Melatonin is nicknamed the Dracula hormone because it is usually secreted at night and this secretion is suppressed by ocular light exposure. In term pregnancies, labor is more often initiated at night. There are melatonin receptors on the pregnant uterus that are activated at term during labor. We propose to use these three physiological facts as the basis for testing a potential non-invasive intervention for altering uterine contractions in late-term pregnant women: photic suppression of endogenous melatonin secretion. The mammalian eye processes light exposure through visual and non-visual cells and pathways. Physiological functions affected by non-visual light exposure include hormone concentrations (e.g., melatonin suppression), circadian rhythm phase and amplitude, subjective alertness, and the pupillary light reflex. The melatonin response to light is how seasonally-reproductive animals monitor daylength. Light-induced suppression of melatonin and other physiological functions is wavelength dependent; these non-visual light responses are most sensitive to blue/green wavelengths and much less to red wavelengths. In our recent studies in six late-term pregnant women that included nighttime ocular light exposure, women who were exposed to blue/green light had lower concentrations of melatonin and fewer uterine contractions than those exposed to red light. There was a significant positive relationship (R2 = 0.87) between the total amount of melatonin secreted and the total number of contractions during the light exposure. These exciting preliminary data make this research proposal ideal for the NIH R21 mechanism in that (i) it is a new exploratory and developmental research project; (ii) currently available data on this topic are limited; and (iii) these studies may lead to a breakthrough in better understanding of physiology and development of novel techniques, methodologies, and applications that could have a major impact on a field of biomedical and clinical research and practice. We have demonstrated our ability to conduct all aspects of the study, including recruitment, outpatient and inpatient monitoring, experimental light exposure and physiological data collection of melatonin concentrations and uterine contractions. Ramifications of these findings for the practice of obstetrics could be dramatic. If ocular light exposure were able to suppress pre-term labor (which occurs in more than 12% of all pregnancies), it would be an inexpensive, non-obtrusive, easy- to-use method with minimal side effects. Of equal importance, the use of pharmaceutical melatonin in addition to oxytocin might be beneficial in inducing labor, including allowing reduction of the concentrations of oxytocin administered.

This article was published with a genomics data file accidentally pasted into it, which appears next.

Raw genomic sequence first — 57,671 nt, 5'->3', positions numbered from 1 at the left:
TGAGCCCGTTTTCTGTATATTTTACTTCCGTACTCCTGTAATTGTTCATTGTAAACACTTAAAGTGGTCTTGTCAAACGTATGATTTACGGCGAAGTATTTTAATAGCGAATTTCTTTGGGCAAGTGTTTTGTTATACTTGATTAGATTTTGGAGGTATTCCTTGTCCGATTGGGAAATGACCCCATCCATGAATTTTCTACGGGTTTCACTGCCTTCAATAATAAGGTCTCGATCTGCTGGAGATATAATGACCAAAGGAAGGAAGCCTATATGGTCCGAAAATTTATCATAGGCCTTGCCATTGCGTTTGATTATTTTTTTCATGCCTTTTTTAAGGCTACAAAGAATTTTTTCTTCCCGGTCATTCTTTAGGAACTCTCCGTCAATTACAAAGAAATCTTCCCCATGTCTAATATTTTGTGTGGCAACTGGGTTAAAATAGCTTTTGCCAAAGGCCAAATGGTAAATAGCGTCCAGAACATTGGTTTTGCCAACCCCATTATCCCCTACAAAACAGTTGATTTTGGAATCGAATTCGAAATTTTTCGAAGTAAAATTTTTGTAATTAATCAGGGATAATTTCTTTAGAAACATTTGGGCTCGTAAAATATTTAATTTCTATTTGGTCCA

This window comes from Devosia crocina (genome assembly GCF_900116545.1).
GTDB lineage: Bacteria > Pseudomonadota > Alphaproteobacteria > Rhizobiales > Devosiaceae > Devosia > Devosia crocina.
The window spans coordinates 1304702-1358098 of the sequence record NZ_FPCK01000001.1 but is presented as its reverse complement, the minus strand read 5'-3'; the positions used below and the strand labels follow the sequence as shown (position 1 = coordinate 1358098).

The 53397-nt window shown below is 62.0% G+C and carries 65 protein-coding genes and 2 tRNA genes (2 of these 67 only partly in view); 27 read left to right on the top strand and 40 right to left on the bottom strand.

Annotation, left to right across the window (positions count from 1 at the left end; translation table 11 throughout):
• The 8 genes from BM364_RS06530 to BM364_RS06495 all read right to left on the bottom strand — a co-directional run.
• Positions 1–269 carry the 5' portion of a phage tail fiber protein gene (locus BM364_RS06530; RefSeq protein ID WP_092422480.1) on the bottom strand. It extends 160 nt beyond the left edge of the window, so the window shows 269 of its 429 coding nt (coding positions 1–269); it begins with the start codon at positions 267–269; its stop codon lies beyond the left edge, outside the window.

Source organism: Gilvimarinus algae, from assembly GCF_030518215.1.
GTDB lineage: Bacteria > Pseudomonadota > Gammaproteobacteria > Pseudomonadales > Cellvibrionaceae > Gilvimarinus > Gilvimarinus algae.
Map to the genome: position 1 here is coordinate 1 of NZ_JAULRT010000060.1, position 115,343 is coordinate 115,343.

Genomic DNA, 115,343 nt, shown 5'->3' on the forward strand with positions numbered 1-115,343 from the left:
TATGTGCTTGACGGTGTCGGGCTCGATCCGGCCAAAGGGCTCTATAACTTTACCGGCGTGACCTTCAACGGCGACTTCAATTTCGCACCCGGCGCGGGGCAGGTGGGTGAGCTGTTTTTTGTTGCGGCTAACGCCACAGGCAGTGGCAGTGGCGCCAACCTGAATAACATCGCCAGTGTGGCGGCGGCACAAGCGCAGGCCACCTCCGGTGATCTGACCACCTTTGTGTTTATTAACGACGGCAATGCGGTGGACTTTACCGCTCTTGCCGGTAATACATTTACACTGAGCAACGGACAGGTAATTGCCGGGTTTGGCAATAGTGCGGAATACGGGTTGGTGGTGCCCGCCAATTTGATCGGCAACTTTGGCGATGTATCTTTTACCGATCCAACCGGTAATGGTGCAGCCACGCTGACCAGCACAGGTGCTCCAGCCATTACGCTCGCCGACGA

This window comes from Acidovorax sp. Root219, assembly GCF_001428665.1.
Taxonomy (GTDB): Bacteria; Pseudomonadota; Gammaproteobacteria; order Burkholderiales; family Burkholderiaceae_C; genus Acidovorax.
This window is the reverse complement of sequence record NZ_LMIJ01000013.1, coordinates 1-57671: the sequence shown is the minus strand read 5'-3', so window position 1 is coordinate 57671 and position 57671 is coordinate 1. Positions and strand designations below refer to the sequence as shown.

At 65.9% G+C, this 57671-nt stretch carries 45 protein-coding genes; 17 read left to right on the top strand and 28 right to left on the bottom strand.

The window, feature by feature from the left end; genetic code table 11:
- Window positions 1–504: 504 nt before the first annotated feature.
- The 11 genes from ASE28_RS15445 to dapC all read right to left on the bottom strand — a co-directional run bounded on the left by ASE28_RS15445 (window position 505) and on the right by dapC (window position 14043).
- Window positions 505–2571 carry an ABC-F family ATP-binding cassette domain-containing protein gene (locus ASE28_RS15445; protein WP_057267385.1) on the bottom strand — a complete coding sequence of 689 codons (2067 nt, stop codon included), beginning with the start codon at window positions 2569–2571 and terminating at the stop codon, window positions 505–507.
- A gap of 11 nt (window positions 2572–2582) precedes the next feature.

The project will test the ability of light to suppress contractions in late-term pregnant women. The findings in this research project will contribute vital information to our understanding of the physiological mechanisms for melatonin action in the human uterus. The results could facilitate the development of a light-based non-invasive method for treating preterm labor or the use of pharmaceutical melatonin along with oxytocin to induce labor.
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